April 2020 WPLG Local10
A multidisciplinary team of otolaryngology and neurosurgery specialists at the UHealth, the University of Miami Health System has introduced an auditory brainstem implant (ABI) program -- one of just a handful in the U.S. -- that uses signals to bring back sound for people without auditory nerve function. The skull base surgery team performed UHealth’s first implant surgery in March 2019 on Hildeana Bodden, a woman in her 60s whose NF2 was causing her hearing to decline.
The team’s bilingual ABI audiologists, Dr. Sandra Velandia and Dr. Diane Martinez, were able to communicate with Hildeana in Spanish, her native language, at her activation. They obtained hearing responses on a majority of the device’s 21 contact electrodes. “She did remarkably well at the initial stimulation,” says Dr. Fred F. Telischi, chairman of UHealth’s Department of Otolaryngology.
An ABI works via electrodes surgically implanted on the brainstem. Patients wear an external processor that picks up sounds with a microphone, converts those sounds to electrical signals, and sends the signals to the electrodes on the brainstem. The patient can then perceive those signals as sound and pitch. During the surgery, state-of-the-art care and monitoring are crucial -- hitting the wrong area of the brainstem could trigger dizziness, facial or vocal cord paralysis or even vital sign changes. The ABI program’s multidisciplinary component is key to its success. “When we consider auditory implants, while the process begins with the surgeon, the best outcomes rely on the collaborative interactions among audiologists, electrophysiologists, psychologists, and family support,” says UHealth otolaryngologist Dr. Christine Dinh.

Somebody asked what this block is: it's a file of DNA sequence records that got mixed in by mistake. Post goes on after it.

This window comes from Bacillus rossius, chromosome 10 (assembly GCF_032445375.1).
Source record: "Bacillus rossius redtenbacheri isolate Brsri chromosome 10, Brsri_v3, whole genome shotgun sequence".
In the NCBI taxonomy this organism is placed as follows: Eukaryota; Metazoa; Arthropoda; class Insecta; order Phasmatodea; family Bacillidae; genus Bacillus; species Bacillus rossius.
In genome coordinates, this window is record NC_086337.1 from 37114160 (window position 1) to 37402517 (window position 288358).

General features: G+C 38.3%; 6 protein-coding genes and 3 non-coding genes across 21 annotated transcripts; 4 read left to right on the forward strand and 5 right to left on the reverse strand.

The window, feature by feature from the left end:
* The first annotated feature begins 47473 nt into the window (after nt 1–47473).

ABIs are approved by the Food and Drug Administration for people with neurofibromatosis type 2 (NF2), a condition that affects about one in 25,000 people. With NF2, tumours or their treatments damage the auditory nerve and cause profound hearing loss. Most people with NF2 generally are not candidates for cochlear implants, which require a working auditory nerve.
With a robust cochlear implant program in place since 1990, as well as one of the most experienced multispecialty skull base surgery programs, the team’s expertise in implanting and programming electronic hearing devices put them in a strong position to launch the ABI program.
Because of their more central location in the central nervous system’s auditory path, ABIs can’t generate the same high level (and sometimes even near normal) speech recognition seen with cochlear implants. Combined with other techniques like lip reading, though, they can make a big difference in understanding and communication.
Hildeana can distinguish sounds like a barking dog or a fire truck, but she understands very little speech with the implant alone. And with lip reading alone, she understands about 25 percent. But with the ABI and lip reading combined, she boosts her understanding of words and sentences up to about 90 to 100 percent.
The team has since implanted two more patients, one by Dr. Telischi and Dr. Jacques Morcos, director of skull base tumour surgery, and another by Dr. Dinh and Dr. Michael Ivan, skull base neurosurgeon and director of brain tumour research. “Every week we all meet, ten specialists under one roof that intersect over the disease of a given patient,” says Dr. Morcos. “This is personalised medicine at its best.”